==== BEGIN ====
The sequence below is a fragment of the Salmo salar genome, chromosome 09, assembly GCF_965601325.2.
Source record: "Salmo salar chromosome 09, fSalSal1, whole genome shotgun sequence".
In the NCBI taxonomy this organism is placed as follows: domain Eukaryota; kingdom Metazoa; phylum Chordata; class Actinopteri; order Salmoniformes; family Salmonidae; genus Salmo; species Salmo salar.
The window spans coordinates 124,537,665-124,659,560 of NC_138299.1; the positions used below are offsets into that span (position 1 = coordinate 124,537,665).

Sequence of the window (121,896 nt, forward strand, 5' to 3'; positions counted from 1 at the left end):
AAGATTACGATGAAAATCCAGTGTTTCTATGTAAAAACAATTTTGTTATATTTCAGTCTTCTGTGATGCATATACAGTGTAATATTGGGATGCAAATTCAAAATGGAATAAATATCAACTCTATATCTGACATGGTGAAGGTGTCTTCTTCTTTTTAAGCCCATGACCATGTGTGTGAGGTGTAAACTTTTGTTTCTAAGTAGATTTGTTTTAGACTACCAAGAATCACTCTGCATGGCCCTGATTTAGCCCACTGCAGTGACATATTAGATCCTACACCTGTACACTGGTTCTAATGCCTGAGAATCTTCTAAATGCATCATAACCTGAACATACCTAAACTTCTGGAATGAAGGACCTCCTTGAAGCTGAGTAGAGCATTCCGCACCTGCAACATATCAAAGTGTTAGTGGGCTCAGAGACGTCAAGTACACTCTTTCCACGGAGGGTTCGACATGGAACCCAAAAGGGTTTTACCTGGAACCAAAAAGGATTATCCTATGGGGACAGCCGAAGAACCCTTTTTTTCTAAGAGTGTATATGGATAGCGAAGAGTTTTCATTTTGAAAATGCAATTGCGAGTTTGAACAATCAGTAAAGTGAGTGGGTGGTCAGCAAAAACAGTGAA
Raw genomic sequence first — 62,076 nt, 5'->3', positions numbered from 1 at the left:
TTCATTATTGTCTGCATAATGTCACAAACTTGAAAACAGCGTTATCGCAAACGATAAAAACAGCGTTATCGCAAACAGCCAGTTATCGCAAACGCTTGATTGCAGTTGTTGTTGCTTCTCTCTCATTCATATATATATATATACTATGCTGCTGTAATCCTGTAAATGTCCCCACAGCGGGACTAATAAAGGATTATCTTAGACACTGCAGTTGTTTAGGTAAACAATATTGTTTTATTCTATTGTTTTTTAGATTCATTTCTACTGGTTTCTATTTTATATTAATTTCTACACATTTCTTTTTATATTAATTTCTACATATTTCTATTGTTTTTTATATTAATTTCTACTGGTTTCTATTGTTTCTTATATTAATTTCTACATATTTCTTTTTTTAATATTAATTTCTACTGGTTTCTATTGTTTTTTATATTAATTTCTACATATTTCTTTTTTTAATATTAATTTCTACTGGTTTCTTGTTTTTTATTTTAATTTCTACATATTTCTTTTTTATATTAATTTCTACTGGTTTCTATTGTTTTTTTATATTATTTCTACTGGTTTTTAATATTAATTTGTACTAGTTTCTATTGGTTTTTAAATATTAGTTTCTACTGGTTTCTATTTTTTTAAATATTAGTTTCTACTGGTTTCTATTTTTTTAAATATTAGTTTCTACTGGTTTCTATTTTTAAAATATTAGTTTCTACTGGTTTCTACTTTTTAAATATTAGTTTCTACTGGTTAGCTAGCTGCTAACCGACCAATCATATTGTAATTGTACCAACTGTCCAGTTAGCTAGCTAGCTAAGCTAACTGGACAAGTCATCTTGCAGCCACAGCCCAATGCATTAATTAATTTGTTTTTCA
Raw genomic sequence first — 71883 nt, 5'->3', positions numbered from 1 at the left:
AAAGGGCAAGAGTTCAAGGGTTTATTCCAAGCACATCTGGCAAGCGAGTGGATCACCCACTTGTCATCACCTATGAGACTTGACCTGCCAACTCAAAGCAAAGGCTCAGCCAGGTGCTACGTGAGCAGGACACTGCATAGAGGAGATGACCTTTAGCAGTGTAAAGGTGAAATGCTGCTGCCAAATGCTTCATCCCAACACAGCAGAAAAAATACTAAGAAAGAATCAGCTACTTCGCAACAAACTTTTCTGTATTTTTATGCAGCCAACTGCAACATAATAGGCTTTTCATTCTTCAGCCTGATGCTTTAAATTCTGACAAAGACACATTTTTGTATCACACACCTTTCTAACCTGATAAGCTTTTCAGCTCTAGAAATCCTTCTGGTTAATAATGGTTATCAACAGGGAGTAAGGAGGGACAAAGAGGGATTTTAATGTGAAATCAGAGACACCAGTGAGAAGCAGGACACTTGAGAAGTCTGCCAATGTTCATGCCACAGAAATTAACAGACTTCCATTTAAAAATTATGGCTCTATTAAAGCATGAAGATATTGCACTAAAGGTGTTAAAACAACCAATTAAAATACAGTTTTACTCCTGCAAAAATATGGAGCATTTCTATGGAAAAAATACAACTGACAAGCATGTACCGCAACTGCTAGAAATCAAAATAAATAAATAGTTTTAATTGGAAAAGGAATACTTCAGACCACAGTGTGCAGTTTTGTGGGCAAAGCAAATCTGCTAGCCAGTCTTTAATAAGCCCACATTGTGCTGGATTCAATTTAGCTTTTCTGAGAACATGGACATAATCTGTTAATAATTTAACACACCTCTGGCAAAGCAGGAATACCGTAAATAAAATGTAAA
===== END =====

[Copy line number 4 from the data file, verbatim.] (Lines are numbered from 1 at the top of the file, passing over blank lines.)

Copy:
The window spans coordinates 124,537,665-124,659,560 of NC_138299.1; the positions used below are offsets into that span (position 1 = coordinate 124,537,665).